Skip to content
News & Updates from Niagara Health

Share This Page

People are at the heart of quality care

Posted Jul 4th, 2023

This is an opinion column by Niagara Health President and Chief Executive Officer, Lynn Guerriero, published in the St. Catharines StandardNiagara Falls Review and Welland Tribune

A Message from Niagara Health President and CEO, Lynn Guerriero.

"We often hear about healthcare leaders’ commitment to delivering the highest quality of care for patients. For healthcare administrators like myself, quality healthcare is multi-dimensional. It is grounded in evidence, delivered in the right place and at the right time, with appropriately trained and qualified staff, and is built on strong partnerships.

It’s not based on any one thing – like a physical building. I will address each of these dimensions in the context of Niagara, our local health system and what residents should expect from their high-quality healthcare system.

Niagara’s population is older than the rest of the province and residents are more likely to have a chronic disease such as arthritis, asthma, diabetes and chronic obstructive pulmonary disease than other Ontarians. We know from research that chronic disease management requires community-based care for early detection, regular family physician interactions and self-management. As a hospital, Niagara Health supports patients with chronic conditions by ensuring access to emergency care to address acute episodes, making specialists available for patients with complex needs as a result of multiple conditions and ensuring smooth transitions into the community. 

Quality healthcare is delivered at the right place at the right time; it is not just about access to a hospital. It requires access to family doctors and other community-based providers. Niagara is short approximately 100 primary care providers including family doctors and nurse practitioners, which means 125,000 residents do not have an appropriate first point of care. We know from the evidence that people with a family doctor have better health outcomes. For the hospital, this means we are seeing many patients whose chronic conditions have declined and they now need complex interventions. This might have been avoided or more easily managed had the right care been available in the community.

Most importantly, quality care is centred on people. It provides care based on the needs and values of each and every patient. However, equally important, in the post-pandemic era, are the people who deliver the care and services. Buildings, beds and technologies are simply enablers, the things that empower our physicians and staff to meet patient needs. The fact is, when it comes to resources, we are not immune to the healthcare staffing shortages felt across the country. These impacts are felt daily in communities across Niagara. Fewer healthcare workers helping more and more people. Increased wait times. Burnout.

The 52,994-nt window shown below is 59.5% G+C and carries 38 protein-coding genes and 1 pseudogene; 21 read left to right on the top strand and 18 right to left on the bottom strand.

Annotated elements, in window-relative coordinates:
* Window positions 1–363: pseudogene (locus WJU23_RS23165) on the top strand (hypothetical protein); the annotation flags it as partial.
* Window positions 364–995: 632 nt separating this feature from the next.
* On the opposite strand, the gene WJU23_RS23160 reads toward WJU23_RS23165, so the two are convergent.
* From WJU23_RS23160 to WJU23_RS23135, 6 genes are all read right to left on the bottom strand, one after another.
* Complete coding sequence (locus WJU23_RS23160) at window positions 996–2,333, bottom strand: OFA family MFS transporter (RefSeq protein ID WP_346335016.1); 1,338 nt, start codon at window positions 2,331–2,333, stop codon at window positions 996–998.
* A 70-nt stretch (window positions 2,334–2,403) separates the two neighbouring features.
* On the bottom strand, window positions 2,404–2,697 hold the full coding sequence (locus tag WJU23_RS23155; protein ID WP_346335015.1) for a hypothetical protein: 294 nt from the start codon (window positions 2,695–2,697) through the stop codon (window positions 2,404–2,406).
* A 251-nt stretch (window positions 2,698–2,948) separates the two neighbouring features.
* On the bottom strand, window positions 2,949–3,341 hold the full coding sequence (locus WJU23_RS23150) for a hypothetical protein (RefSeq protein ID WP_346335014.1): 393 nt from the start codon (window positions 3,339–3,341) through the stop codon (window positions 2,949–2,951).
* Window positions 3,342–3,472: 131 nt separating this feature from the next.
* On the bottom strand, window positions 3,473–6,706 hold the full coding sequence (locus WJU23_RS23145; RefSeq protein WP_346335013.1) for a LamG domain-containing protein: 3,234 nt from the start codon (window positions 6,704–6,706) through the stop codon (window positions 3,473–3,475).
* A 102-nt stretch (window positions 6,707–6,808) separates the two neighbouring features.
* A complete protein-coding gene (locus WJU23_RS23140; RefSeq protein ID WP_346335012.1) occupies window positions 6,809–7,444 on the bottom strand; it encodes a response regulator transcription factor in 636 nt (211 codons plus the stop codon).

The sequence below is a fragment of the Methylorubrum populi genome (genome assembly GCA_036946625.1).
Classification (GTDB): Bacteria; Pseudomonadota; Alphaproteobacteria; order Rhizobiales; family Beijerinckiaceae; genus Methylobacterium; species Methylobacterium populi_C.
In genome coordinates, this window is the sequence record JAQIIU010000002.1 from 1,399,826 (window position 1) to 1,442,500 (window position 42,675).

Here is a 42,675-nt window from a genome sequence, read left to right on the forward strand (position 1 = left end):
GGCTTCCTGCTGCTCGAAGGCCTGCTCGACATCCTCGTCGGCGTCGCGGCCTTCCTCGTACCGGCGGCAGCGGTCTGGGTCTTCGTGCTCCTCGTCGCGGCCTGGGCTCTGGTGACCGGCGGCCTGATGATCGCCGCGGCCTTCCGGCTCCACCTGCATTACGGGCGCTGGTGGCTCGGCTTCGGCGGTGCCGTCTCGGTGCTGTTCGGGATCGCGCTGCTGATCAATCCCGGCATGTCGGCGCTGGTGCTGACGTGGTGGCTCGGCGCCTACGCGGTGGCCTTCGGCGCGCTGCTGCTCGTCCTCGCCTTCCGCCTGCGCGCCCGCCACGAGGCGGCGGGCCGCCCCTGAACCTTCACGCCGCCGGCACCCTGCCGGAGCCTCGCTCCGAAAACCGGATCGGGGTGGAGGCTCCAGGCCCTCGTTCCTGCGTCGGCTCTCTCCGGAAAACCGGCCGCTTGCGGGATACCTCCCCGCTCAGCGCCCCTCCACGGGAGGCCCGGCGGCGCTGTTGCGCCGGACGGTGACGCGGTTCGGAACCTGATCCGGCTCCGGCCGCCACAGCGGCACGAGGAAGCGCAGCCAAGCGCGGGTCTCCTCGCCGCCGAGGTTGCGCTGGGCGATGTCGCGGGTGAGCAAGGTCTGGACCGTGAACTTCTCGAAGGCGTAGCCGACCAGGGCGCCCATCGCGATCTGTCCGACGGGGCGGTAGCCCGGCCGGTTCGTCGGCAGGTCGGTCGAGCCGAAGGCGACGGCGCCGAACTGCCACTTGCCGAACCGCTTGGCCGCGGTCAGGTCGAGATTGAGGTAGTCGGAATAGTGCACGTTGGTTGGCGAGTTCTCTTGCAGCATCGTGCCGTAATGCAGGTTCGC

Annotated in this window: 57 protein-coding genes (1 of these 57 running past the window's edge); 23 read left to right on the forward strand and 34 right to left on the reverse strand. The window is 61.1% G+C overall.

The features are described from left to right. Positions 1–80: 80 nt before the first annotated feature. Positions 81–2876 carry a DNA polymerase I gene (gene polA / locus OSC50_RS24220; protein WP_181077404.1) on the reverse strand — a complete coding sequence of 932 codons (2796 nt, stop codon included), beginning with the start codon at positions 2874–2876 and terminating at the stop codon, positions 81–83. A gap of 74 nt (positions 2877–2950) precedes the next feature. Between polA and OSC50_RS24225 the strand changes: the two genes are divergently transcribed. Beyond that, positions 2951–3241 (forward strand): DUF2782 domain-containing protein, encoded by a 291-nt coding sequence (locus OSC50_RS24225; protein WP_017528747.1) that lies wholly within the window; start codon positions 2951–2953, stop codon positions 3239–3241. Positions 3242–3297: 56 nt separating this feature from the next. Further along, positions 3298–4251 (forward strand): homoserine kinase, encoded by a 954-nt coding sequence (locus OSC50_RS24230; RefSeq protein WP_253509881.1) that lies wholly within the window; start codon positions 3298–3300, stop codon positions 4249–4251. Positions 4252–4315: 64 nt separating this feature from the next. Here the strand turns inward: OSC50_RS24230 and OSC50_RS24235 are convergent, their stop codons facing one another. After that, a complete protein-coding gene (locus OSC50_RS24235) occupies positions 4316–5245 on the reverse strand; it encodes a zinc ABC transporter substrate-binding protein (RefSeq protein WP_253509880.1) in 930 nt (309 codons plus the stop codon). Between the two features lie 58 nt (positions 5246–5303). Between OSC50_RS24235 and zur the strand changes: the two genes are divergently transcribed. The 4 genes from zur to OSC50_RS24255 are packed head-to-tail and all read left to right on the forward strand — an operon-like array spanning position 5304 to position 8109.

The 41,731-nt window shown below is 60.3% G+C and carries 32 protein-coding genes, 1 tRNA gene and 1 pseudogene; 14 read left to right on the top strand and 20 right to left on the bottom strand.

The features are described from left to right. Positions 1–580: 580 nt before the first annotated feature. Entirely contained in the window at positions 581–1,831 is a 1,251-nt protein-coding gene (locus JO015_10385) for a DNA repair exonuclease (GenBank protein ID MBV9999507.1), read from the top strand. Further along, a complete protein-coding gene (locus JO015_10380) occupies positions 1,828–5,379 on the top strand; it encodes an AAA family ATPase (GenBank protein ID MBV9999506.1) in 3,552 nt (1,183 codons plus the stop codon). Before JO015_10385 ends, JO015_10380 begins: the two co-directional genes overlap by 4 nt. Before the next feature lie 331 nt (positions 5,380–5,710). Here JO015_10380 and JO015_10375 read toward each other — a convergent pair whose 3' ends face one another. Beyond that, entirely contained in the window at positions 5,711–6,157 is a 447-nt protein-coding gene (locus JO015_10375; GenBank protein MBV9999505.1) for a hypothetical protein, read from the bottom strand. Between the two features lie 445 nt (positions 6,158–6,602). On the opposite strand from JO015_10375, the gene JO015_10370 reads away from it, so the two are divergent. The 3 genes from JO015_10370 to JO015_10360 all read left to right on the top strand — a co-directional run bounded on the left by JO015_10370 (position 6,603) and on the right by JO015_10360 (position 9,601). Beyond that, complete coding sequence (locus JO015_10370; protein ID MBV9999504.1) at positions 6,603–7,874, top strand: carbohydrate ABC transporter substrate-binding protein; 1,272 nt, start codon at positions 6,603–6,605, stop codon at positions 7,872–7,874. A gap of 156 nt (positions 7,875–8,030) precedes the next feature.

We’ve taken action and have called on all our regional partners to do their part. As a hospital we have had to assess our patient volumes and redeployed physicians and nurses where they are most urgently needed. We’re also aggressively recruiting, advocating for the region, partnering with our colleagues in primary care and finding ways to collaborate further.

Finally, now more than ever, quality care relies on partnerships - partnerships through the Niagara Ontario Health Team (NOHT), other hospitals and colleges and universities.  We must work together to create and deliver quality care for today’s conditions. In their planning role, the NOHT has an important part to play in ensuring Niagara residents have access to the right care in the right place. 

We are working alongside all of our local academic partners to educate and provide clinical practice opportunities with the goal to create the pipeline of future healthcare providers – from family doctors, nurses, medical radiology technologists, PSWs or countless other professionals – who will want to stay, work and live in Niagara. 

Niagara Health has strong partners in St. Joseph’s Hamilton and Hamilton Health Sciences that have expertise in specialty areas we as a community hospital do not. This includes everything from specialized mental health services to organ transplants and open-heart cardiac surgery. In some cases, quality care means seeing a physician and care team with specific experience and expertise, even if you have to travel. Rather than competing for scarce health human resources we must collaborate to ensure everyone has access to quality care. 

I know we are living through a difficult period in our healthcare system but I believe there’s cause for optimism. In 2023, quality care is what our Transforming Care plan is all about. I’m confident in our direction, and know we are charting a path forward that will continue putting people first, delivering safe and quality care, and transforming how we work for the better.

Through our strategic plan, we are building a leading, modern, and responsive hospital system across three cornerstone facilities in Welland, Niagara Falls (the new South Niagara hospital) and St. Catharines. This plan will support our people and enable them to better deliver the high quality that the people of the region need and deserve. And as we move ahead with our plan and work to attract top talent to the region, our commitment to quality care will remain front and centre."

Niagara Health System